I remember the locations – Burnside Avenue, the lower East Side of Manhattan, Tiebout Avenue, Daly. There are a couple of displacements that I can’t recall. Over time, they have all accumulated into a single wound that has scabbed over. It is a wound that I sometimes look at, acknowledge and write about. I have picked at it over the years so it has not fully healed.

Reading this book was a way for me to bandage it, to give it the attention it has needed to stop haunting me. 

I read a lot about poverty, because I try to understand it from an intellectual distance. The feelings that it invokes in me make me nauseous, uncomfortable, drained. This is because extreme poverty is psychological assault. It is emotionally gutting and transformative is the worst ways. What Desmond captures in this seminal book explains perfectly that if we believe in fairness and extending human dignity to the poor where we have to start is looking at the importance and availability and affordability of housing.

He writes about families that are mostly black and poor though he does include whites. He writes about landlords in roach-infested apartments and houses where sinks are broken and conditions are filthy and sometimes dangerous; trailer park owners and managers who are largely apathetic about the ways in which they exploit the poor to make money. Desmond writes: 

Families have watched their incomes stagnate, or even fall, while their housing costs have soared. Today, the majority of poor renting families in America spend over half of their income on housing, and at least one in four dedicates over 70 percent to paying the rent and keeping the lights on. Millions of Americans are evicted every year because they can’t make rent.

Millions of Americans, though we don’t know how many millions because no one really ever studies or writes about eviction, was an astounding phrase to read at this age. That means that millions of Americans experience the shame that comes with not having enough for even a basic, fundamental need.

For decades, we’ve focused mainly on jobs, public assistance, parenting and mass incarceration. No one can deny the importance of these issues, but something fundamental is missing. We have failed to fully appreciate how deeply housing is implicated in the creation of poverty.

The thing about shame is that it is isolating. It feels like you are part of a targeted, afflicted minority. The shame invoked by poverty in particular does not feel widespread when you are experiencing it. So to read that millions are affected every year was a revelation. It helped me put the old pain of internalizing the trauma of eviction in perspective. To let that part of me die.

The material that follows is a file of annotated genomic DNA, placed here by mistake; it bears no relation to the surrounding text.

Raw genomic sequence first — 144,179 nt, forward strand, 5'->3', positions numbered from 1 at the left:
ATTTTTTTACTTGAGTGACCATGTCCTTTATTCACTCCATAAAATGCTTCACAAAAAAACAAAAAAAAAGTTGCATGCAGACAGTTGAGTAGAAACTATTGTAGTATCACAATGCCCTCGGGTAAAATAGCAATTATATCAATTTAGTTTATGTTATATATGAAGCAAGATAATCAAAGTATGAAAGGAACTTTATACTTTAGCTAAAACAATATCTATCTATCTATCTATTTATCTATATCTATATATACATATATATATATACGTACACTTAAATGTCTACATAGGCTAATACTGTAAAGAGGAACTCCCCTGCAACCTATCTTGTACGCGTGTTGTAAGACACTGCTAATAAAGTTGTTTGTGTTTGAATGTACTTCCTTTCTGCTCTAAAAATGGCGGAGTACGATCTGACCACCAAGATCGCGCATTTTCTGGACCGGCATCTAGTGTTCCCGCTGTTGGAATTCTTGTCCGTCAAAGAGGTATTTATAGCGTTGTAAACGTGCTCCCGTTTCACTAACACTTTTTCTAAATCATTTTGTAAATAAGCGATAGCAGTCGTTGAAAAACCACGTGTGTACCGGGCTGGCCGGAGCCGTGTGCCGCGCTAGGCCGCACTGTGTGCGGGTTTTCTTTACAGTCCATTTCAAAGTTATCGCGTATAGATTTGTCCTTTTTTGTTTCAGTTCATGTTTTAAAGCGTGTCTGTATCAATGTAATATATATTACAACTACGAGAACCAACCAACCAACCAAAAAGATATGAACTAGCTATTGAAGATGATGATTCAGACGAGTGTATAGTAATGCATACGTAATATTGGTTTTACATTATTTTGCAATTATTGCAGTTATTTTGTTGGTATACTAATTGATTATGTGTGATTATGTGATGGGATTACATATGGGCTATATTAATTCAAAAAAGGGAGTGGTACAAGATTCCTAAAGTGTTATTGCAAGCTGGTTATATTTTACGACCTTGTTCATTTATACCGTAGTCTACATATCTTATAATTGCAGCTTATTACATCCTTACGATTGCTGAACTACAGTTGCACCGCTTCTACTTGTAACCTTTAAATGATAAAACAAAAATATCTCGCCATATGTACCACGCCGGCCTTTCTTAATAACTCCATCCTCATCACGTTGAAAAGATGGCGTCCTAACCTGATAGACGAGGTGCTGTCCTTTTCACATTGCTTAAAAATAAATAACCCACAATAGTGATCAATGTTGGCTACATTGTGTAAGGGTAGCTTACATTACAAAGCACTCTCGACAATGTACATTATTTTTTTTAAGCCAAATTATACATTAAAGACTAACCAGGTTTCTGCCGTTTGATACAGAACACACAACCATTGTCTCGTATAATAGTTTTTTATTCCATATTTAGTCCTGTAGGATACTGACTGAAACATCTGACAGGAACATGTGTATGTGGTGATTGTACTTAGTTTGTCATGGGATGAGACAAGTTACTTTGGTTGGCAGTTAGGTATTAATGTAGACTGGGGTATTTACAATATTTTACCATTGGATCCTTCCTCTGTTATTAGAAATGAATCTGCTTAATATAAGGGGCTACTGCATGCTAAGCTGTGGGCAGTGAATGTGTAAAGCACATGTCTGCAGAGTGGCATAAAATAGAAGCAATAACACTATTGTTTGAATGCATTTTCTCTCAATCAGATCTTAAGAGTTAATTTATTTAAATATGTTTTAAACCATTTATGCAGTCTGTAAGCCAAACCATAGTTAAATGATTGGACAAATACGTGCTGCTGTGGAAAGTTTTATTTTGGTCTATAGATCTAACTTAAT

There were sections of the book that deepened my understanding of other things, too. Here’s another passage:

Larraine threw money away because she was poor…People like Larraine lived with so many compounded limitations that it was difficult to imagine the amount of good behavior or self-control that would allow them to lift themselves out of poverty. The distance between grinding poverty and even stable poverty could be so vast that those at the bottom had little hope of climbing out even if they pinched every penny. So they chose not to. Instead, they tried to survive in color, to season the suffering with pleasure. They would get a little high or have a drink or do a bit of gambling or acquire a television. They might buy lobster on food stamps. If Larraine spent her money unwisely, it was not because her benefits left her with so much but because they left her with so little.

It is one thing to understand our parents and to give them grace as we grow older for things that we previously did not understand the fullness of — slights, or things we were deprived of, or ways that they were short and stern with us when we needed them to be different. It’s another to see, through the lives of others, the full view of everything that they had to endure.

Reading the phrase “compounded limitations” made me pause and reflect on the limited evidence I used to judge my mother for the challenges she faced when I was growing up. That’s probably true for all kids, but I think I also failed to implicate poverty instead of or in addition to her bipolar and borderline personality disorders. I just didn’t understand the full spectrum of everything that she faced and had to cope with without medication and without a support system. I did not know about everything that we survived together.

Desmond’s book is an authentic achievement in several ways. He illuminates the face of deep, traumatic poverty with the deft ability of a gifted writer and a skilled ethnographer and sociologist. He does not try to ignore or apologize for white privilege and ways that it impacted his reporting, writing and research. He does not write with pity, but with respect. He is abundantly clear and honest and unequivocal about the importance of the problem over his own personal inconveniences or narratives or notions.

It is an approach that, to me, as an adult survivor of extreme poverty and eviction in childhood is deeply affirming, healing and moving. There are few accounts of poverty that I have read that explain the far reaching psychological effects of eviction and extreme poverty on one’s person. Here is how Desmond puts it: